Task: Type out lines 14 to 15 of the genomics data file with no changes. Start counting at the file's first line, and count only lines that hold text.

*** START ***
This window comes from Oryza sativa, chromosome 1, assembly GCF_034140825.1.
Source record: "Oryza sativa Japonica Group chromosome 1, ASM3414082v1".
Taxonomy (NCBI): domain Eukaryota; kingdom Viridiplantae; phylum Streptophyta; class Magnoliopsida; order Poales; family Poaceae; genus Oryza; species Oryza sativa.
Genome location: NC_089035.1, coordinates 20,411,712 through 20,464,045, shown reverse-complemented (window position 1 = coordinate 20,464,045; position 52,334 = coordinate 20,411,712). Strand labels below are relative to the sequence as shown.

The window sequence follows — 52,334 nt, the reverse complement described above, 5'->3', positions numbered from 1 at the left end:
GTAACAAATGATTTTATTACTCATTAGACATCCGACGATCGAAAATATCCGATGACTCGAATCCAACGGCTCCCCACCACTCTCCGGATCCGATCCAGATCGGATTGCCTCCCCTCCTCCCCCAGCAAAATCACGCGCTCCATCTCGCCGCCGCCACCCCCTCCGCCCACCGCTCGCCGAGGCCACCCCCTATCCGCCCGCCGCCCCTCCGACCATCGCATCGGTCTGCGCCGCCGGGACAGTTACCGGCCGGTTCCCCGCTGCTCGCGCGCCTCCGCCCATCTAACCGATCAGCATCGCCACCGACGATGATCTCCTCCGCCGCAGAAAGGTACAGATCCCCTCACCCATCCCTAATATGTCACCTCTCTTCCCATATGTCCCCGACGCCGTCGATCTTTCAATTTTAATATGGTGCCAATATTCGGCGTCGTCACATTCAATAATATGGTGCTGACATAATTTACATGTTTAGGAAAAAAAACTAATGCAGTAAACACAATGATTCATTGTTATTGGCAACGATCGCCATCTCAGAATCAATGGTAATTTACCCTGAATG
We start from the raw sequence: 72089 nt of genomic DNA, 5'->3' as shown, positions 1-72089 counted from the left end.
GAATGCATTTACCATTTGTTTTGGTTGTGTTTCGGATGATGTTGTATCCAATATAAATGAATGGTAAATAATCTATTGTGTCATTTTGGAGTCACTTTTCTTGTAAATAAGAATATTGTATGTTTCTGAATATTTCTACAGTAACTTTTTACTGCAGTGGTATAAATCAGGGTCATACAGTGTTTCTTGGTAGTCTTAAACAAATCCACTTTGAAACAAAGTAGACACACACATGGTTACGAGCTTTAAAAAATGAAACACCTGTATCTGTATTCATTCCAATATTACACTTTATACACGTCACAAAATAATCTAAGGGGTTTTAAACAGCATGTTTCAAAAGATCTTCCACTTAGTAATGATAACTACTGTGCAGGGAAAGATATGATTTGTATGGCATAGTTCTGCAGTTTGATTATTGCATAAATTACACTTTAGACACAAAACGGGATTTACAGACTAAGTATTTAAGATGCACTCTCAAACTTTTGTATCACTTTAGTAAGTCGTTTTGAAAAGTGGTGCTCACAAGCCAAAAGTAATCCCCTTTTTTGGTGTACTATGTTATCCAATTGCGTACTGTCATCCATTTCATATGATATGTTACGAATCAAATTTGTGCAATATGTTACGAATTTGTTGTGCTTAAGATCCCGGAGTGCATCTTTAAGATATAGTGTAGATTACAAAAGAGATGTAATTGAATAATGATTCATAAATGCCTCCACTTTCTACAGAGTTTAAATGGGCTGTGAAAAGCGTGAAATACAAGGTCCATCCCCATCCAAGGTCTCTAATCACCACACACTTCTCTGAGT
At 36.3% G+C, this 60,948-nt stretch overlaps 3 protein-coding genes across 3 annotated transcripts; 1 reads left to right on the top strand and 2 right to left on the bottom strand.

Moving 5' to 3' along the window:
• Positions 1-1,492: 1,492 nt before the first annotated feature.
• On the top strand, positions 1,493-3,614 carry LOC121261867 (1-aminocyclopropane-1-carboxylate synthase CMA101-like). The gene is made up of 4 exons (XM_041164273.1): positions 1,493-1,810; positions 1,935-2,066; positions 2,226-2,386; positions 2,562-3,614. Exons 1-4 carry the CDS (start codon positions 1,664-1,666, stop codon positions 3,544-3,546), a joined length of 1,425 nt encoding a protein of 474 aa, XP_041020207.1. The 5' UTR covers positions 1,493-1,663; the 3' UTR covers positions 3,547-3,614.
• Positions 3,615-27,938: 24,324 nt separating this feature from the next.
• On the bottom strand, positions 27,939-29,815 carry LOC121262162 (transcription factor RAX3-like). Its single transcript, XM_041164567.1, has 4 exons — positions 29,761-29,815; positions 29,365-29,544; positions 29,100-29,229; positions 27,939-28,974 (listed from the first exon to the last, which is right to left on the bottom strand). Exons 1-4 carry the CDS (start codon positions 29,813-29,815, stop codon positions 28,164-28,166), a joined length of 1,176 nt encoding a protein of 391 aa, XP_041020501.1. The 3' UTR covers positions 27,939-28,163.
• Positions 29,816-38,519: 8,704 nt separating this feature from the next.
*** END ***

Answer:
• On the bottom strand, positions 27,939-29,815 carry LOC121262162 (transcription factor RAX3-like). Its single transcript, XM_041164567.1, has 4 exons — positions 29,761-29,815; positions 29,365-29,544; positions 29,100-29,229; positions 27,939-28,974 (listed from the first exon to the last, which is right to left on the bottom strand). Exons 1-4 carry the CDS (start codon positions 29,813-29,815, stop codon positions 28,164-28,166), a joined length of 1,176 nt encoding a protein of 391 aa, XP_041020501.1. The 3' UTR covers positions 27,939-28,163.
• Positions 29,816-38,519: 8,704 nt separating this feature from the next.